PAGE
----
The liner notes were written by Bill MacCormick, who previously announced the new releases on the official Random Hold website.

In 2004, David Ferguson was appointed Chairman of the British Academy of Composers & Songwriters. In this capacity he looked after artists' publishing rights.

September 2009

Differing Views2CD (UK) Differing Views

CD1: Cityclean, Toys, Walking On The Edge, Dance Feeling, Palmreader, The March, Missing The Boat, Future Kids, Is There Light?, In The Centre, We Can Work It Out, Burn The Buildings, Dancing In The Streets, Lying On The Floor, Shining Smile, Camouflage, Dancing In The Streets (Remix), Painting Over Cracks (Demo), All Sit Down (Demo), Second Cross (Demo) / CD2: Lights All Over, Painting Over Cracks, Windmills, Ashes & Diamonds, Time For Keys, Highwire, Close To You, Second Cross, All Sit Down, Breaking Bread, Painting Over Cracks (Remix), Second Cross (Demo), Tunnel Vision (+Live Video)

View With SuspicionCD (UK) View With Suspicion

Avalanche, Time For Keys, Cityclean, The Ballad, Dance Feeling, The View From Here, Painting Over Cracks, Lying On The Floor, Camouflage, What Happened?, As Tears Go By, Lost In Thin Air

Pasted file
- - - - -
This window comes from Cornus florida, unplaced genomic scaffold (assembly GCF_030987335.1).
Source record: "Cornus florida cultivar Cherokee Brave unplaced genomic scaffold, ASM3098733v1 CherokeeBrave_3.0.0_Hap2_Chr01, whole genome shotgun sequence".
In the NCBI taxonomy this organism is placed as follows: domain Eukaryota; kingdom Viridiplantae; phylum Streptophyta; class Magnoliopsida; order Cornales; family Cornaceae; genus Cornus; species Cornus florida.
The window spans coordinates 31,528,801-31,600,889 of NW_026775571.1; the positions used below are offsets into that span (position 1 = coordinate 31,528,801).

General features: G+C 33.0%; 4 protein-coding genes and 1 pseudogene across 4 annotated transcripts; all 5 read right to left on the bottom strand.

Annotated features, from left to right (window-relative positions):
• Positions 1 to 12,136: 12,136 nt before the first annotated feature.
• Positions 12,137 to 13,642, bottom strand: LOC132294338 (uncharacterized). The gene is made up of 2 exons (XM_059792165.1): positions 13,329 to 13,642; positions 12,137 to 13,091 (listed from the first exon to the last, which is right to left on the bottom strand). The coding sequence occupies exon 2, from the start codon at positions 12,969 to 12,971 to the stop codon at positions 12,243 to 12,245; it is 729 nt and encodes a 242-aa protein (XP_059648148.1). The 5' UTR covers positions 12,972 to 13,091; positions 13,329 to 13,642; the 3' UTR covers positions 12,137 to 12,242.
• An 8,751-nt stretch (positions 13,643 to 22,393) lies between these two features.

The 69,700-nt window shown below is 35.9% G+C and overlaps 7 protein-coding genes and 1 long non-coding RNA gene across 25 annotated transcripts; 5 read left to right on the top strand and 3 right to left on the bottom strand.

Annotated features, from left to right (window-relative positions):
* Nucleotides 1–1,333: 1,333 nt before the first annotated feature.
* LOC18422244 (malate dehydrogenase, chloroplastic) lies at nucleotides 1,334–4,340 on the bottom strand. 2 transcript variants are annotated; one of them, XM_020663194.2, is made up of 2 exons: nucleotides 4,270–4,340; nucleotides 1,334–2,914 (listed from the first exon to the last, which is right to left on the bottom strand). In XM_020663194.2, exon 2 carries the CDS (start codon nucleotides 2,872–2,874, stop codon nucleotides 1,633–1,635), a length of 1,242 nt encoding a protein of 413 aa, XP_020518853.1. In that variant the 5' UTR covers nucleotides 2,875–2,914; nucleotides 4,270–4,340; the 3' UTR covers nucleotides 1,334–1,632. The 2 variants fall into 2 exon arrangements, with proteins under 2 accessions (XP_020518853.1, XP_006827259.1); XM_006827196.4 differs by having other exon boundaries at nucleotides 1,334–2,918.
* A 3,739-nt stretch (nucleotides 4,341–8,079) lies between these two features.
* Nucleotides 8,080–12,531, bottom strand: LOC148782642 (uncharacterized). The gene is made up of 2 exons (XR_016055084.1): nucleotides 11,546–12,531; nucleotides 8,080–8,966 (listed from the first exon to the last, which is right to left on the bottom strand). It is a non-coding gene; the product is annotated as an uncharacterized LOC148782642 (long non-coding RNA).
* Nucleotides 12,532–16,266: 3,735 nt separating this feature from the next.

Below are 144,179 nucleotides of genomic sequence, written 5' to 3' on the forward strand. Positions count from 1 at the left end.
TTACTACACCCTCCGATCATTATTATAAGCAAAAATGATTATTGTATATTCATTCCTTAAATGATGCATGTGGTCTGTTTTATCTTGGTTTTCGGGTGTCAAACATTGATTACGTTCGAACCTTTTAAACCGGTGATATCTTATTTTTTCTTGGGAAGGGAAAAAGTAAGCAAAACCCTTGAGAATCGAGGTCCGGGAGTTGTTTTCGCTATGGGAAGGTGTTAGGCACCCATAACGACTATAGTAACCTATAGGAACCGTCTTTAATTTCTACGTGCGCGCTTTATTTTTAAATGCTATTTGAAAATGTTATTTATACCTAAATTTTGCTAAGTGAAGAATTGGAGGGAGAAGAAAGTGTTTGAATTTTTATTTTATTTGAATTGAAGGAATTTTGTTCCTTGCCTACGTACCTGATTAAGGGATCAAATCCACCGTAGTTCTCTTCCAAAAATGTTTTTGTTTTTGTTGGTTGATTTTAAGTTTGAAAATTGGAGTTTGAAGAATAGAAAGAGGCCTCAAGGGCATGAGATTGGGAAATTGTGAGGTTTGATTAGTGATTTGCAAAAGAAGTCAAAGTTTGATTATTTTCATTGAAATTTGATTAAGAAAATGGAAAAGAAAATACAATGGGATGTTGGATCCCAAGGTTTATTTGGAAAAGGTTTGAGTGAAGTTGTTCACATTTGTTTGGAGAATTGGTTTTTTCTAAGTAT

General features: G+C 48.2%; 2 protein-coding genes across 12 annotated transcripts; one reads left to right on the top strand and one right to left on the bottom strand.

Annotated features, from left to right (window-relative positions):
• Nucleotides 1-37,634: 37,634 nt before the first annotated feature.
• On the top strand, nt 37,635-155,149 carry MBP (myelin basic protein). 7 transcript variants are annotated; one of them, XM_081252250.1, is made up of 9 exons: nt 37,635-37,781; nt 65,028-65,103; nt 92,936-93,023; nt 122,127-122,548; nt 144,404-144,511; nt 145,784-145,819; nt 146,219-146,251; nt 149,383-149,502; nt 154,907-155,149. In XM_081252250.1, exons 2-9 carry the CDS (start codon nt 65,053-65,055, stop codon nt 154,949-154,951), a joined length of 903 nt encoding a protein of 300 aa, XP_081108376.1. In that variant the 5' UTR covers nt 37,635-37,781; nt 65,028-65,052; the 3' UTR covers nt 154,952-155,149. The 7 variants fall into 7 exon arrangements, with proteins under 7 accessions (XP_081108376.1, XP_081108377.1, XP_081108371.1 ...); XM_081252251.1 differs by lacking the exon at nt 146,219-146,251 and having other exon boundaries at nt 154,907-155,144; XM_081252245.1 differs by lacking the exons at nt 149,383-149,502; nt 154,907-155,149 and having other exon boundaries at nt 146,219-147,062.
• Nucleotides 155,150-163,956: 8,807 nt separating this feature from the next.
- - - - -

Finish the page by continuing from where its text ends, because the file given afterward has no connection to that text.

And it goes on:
These CDs were released by Voiceprint again, this time under the auspices of David Ferguson, who also contributed the details and liner notes in the booklets.

Differing Views is a feast for the fan of the New Wave pop phase: both the Random Hold LP Burn The Buildings and the self-titled Nine Ways To Win LP are included in their entireties. Plus there are bonus B-sides, single tracks and demos.

Strangely, the song order of the Nine Ways To Win CD differs from the original release. However, this does not diminish the listening pleasure at all. It is also odd that Jonathan Hughston does not receive songwriting credits for the two songs of the first single.

Another plus point of this 2-CD set is the live video on the second CD (some 30 minutes playtime; cf. above).